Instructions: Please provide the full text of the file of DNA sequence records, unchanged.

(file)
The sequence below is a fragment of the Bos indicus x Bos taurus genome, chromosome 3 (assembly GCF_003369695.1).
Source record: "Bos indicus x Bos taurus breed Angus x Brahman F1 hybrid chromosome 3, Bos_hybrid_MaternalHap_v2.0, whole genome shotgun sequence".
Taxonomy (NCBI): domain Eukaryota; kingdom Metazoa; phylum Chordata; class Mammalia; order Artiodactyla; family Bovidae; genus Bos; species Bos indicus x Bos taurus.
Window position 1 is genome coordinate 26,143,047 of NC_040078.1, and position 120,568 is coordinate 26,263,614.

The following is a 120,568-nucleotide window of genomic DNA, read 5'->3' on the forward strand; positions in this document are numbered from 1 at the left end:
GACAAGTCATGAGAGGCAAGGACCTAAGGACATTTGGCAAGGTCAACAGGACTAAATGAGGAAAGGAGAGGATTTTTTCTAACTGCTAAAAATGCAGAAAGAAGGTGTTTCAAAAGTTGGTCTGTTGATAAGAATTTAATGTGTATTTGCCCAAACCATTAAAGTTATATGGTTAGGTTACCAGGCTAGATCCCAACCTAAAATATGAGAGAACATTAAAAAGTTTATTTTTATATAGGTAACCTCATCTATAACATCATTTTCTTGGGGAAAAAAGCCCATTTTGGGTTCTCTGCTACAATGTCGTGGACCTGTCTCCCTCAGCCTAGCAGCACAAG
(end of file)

The sequence below is a fragment of the Bos indicus x Bos taurus genome, chromosome 3 (assembly GCF_003369695.1).
Source record: "Bos indicus x Bos taurus breed Angus x Brahman F1 hybrid chromosome 3, Bos_hybrid_MaternalHap_v2.0, whole genome shotgun sequence".
Taxonomy (NCBI): domain Eukaryota; kingdom Metazoa; phylum Chordata; class Mammalia; order Artiodactyla; family Bovidae; genus Bos; species Bos indicus x Bos taurus.
Window position 1 is genome coordinate 26,143,047 of NC_040078.1, and position 120,568 is coordinate 26,263,614.

The following is a 120,568-nucleotide window of genomic DNA, read 5'->3' on the forward strand; positions in this document are numbered from 1 at the left end:
GACAAGTCATGAGAGGCAAGGACCTAAGGACATTTGGCAAGGTCAACAGGACTAAATGAGGAAAGGAGAGGATTTTTTCTAACTGCTAAAAATGCAGAAAGAAGGTGTTTCAAAAGTTGGTCTGTTGATAAGAATTTAATGTGTATTTGCCCAAACCATTAAAGTTATATGGTTAGGTTACCAGGCTAGATCCCAACCTAAAATATGAGAGAACATTAAAAAGTTTATTTTTATATAGGTAACCTCATCTATAACATCATTTTCTTGGGGAAAAAAGCCCATTTTGGGTTCTCTGCTACAATGTCGTGGACCTGTCTCCCTCAGCCTAGCAGCACAAG